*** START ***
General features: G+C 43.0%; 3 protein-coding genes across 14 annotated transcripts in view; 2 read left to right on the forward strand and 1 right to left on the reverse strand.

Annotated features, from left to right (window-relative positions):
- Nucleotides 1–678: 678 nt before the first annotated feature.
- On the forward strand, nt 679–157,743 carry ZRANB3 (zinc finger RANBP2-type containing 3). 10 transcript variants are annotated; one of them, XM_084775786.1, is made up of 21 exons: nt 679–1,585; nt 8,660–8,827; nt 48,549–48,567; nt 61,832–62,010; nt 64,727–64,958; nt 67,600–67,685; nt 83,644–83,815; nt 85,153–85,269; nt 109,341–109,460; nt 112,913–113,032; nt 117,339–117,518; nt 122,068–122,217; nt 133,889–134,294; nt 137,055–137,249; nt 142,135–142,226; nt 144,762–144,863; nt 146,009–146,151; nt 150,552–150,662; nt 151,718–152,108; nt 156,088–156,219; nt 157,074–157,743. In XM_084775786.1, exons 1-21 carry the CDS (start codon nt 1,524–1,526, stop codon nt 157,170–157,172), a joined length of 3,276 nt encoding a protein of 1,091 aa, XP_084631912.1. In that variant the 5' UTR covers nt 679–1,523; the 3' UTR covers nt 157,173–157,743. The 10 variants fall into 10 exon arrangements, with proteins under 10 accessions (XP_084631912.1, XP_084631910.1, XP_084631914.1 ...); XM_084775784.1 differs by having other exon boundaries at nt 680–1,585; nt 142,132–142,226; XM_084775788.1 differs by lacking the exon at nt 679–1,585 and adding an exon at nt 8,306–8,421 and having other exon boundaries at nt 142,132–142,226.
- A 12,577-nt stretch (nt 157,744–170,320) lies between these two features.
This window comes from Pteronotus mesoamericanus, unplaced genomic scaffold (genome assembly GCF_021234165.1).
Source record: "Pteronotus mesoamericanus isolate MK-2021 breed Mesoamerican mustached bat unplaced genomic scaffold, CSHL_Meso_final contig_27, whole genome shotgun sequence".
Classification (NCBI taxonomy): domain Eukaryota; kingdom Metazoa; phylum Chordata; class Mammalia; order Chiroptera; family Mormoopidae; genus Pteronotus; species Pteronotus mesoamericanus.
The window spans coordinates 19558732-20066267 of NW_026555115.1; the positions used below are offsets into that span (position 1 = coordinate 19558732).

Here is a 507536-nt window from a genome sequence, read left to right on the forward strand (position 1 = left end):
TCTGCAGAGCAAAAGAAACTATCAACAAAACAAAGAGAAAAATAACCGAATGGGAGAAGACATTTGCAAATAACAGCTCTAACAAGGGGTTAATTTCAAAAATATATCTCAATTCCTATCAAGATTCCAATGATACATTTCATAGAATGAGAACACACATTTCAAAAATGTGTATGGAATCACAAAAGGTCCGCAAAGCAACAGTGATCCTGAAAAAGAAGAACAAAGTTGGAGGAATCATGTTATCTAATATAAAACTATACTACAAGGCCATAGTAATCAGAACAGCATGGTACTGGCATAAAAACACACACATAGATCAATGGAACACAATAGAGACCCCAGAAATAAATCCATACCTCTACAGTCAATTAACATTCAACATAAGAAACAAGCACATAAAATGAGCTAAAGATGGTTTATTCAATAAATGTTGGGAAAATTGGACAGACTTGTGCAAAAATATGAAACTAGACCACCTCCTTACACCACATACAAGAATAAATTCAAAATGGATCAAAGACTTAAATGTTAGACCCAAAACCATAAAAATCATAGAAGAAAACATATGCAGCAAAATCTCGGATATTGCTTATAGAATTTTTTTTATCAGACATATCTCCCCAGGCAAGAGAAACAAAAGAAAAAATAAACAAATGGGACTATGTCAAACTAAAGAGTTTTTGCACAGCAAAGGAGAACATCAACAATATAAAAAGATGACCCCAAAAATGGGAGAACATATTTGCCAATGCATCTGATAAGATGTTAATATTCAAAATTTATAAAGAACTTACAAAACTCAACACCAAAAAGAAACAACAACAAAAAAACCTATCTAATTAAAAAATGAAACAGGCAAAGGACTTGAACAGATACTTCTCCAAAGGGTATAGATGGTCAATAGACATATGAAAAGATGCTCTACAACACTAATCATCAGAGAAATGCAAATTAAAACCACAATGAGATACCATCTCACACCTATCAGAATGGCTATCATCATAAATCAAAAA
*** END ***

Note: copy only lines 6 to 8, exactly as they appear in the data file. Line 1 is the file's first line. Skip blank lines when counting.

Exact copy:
This window comes from Pteronotus mesoamericanus, unplaced genomic scaffold (genome assembly GCF_021234165.1).
Source record: "Pteronotus mesoamericanus isolate MK-2021 breed Mesoamerican mustached bat unplaced genomic scaffold, CSHL_Meso_final contig_27, whole genome shotgun sequence".
Classification (NCBI taxonomy): domain Eukaryota; kingdom Metazoa; phylum Chordata; class Mammalia; order Chiroptera; family Mormoopidae; genus Pteronotus; species Pteronotus mesoamericanus.